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Book Review Of "Bait And Switch" By Barbara Ehrenreich

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Bait and Switch by Barbara Ehrenreich takes a comical look at the troubles that plague "white collar" unemployed. This book offers an in-depth view of the Barbara Ehrenreich's struggle to get a "good job," which she defined as a job that would provide health care and an income of $50,000 a year.(6) This book was written in 2005 and is still up to date with the current unemployment problems. She uses her own experiences and observations for the reader to get an accurate picture of how hard it is for people who "did the right things" like going to college and are still unemployed for various reasons. The specific topic of Ehrenreich's book is upper class unemployment and the various desperate measures they take to gain employment. Many of these people spend more money on job searching, career coaches, personality tests, job fairs, and are rejected over and over again.

The overall purpose of the book is to show people that if they are one of these unemployed it is not their fault. For one reason or another they became "surplus" employees and although they have everything someone should supposedly have for a good job, they remain jobless. The purpose is to expose what the life of an unemployed person is really like and how hard it can actually be. The audience it is written for is anyone tired of the endless dead ends when it comes to finding a decent job. Sure, there are plenty of minimum wage, no benefit, horrible hours and horrible bosses. But when you have a college degree, good job skills, and an impressive resume you should expect a better job. Today that just isn't the case. Ehrenreich failed at gaining a "good job" and spent over $6,000 dollars and ten months intensively searching for a job and only received two mediocre job offers that did not meet her basic requirements of salary and benefits. Anyone can read this book and understand the frustration and helplessness, especially if they have experienced times of unemployment or low salary.

Ehrenreich does explain an explicit thesis in her book. Her idea is that she will search for job just like any other desperate unemployed white middle class person would. She would hire a career coach, subject to tests, uncomfortable group meetings, online job ads and resume boosters to gain a job with benefits and a $50,000 salary. She decided to spend $6,000 on all the expenses she would incur for these employment services and set aside ten months to fully direct all her attention on searching for this "good job." The purpose of writing this book was to show the reader how hard it is to get a decent job. These career coaches and personality tests did nothing to help Ehrenreich find a job. They did take her money and frustrate her with relentless enthusiasm about thinking positive and not feeling down or losing hope.

The assumptions underlying the analysis are the employee's age. Ehrenreich mentions this throughout her book that people over age 40 have a much more difficult time finding a stable job that people who are in their 20's and 30's. People over 40 are supposed to be established and working at their job until retirement. People that are 40 or older are encouraged to leave their birthdate or age off of their resume and are usually looked over when jobs are available. Finding a job to Ehrenreich over the age of 40 is even more difficult that just being a college graduate and not having a job. People over 40 are usually thought to have been working at their career for a long time. This isn't the case for many people these days and employers are hesitant to hire "older" people because of various reasons ranging from higher health care costs, early retirement, out of date skills, etc. This assumption is discussed explicitly throughout this book.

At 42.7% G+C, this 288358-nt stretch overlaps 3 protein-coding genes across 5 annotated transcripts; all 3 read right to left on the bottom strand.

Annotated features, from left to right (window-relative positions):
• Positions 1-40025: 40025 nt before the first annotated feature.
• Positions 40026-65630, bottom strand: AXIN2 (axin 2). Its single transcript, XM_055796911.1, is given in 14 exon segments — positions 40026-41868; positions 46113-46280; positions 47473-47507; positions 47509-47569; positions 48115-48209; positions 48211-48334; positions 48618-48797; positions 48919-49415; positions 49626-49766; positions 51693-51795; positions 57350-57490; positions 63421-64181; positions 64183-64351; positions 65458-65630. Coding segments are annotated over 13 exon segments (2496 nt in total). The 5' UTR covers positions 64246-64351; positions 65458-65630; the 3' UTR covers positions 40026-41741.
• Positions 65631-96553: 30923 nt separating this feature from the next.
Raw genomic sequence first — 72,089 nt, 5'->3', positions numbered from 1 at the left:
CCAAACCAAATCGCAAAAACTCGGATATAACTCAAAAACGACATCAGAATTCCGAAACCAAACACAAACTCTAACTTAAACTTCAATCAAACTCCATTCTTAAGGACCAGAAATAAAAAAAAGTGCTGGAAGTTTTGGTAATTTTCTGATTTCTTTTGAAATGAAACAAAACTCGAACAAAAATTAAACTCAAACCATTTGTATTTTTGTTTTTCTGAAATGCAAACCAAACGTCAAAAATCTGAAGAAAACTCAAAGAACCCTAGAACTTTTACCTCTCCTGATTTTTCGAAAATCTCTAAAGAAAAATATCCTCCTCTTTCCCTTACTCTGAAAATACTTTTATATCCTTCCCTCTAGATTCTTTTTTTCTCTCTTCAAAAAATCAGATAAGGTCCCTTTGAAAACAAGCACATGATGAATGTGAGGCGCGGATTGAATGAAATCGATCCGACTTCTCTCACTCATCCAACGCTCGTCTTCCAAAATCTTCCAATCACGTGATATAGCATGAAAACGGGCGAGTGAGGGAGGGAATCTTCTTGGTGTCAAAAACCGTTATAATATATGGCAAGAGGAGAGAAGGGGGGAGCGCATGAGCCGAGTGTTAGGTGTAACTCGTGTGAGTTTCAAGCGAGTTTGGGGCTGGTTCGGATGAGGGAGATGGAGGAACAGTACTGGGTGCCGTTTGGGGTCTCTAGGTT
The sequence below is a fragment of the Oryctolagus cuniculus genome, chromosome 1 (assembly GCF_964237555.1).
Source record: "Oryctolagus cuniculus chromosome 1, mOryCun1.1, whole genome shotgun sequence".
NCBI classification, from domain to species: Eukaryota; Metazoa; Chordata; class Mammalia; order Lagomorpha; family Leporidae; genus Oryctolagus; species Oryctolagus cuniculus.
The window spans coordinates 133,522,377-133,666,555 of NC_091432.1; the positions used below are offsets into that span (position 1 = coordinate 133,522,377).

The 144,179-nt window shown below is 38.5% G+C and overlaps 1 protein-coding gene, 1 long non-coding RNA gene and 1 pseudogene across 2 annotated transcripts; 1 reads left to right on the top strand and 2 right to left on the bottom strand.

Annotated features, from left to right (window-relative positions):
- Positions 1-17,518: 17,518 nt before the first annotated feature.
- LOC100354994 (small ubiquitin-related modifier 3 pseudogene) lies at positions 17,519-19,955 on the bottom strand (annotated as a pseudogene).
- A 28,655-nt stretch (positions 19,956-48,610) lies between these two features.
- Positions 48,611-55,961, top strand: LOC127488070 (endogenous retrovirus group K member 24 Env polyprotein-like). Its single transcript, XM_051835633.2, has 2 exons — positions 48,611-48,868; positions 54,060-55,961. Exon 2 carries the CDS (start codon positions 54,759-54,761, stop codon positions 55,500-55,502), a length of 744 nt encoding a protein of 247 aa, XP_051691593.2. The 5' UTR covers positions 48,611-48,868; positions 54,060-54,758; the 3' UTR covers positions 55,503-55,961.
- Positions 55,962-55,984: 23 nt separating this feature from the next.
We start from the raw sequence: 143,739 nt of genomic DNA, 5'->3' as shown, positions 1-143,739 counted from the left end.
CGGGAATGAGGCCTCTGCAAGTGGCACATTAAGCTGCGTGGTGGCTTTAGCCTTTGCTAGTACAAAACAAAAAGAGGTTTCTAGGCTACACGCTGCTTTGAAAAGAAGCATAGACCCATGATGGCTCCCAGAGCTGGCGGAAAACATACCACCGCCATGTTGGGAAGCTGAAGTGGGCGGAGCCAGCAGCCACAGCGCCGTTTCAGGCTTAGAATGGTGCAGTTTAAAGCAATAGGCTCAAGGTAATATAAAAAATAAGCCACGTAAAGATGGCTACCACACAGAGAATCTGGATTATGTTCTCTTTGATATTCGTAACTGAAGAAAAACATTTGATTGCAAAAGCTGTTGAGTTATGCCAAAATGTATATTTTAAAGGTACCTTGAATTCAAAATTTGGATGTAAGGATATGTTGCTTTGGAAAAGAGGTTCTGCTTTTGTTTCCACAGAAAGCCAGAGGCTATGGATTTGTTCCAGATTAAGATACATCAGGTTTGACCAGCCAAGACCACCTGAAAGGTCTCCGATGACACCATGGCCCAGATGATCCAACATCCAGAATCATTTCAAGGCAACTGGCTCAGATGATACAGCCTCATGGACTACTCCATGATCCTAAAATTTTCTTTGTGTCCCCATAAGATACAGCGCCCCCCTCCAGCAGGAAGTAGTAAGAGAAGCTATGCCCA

The book's theme is related to the topic of inequality in that the main people Ehrenreich focused on were the upper class unemployed. These are the people that should be in good jobs because they went to school and marketed themselves. However because of the competitive job market and the small age gap that they must fall in many people do not meet those requirements and are stuck working at McDonalds or Walmart with a degree in Law and Justice. This shows a huge amount of inequality and the general problems in sociology it deals with is that of social class. If a person goes to college and gets a degree shouldn't that put them above the person who dropped out of college? Not if they are working the same jobs. The concepts of sociology this book deals with is can everyone have a decent job? Should there be constant competion or are employers just being to harsh in their requirements?

Ehrenreich uses a variety of material to base her observations and data. Most of her book is based on original research and personal observation but she includes several statistics about current unemployment throughout her book to coincide with her observations. For example one of her most surprising statistics is that in 2003 unemployment was at about 5.9 percent but in contrast to earlier economic downturns almost 20 percent of about 1.6 million of the unemployed were white collar professionals. This information is used to back up her experiences with career coaches and the lack of job offers. She had marketed herself as a PR executive with a very professional resume, excellent references and skills. She two probable job offers but only one possible one from the insurance company Aflac.

This material is used to argue her point that it isn't just a few people with college degree's that are unemployed, it's 20 percent of 1. 6 million people that are unemployed and currently seeking employment. Ehrenreich's point

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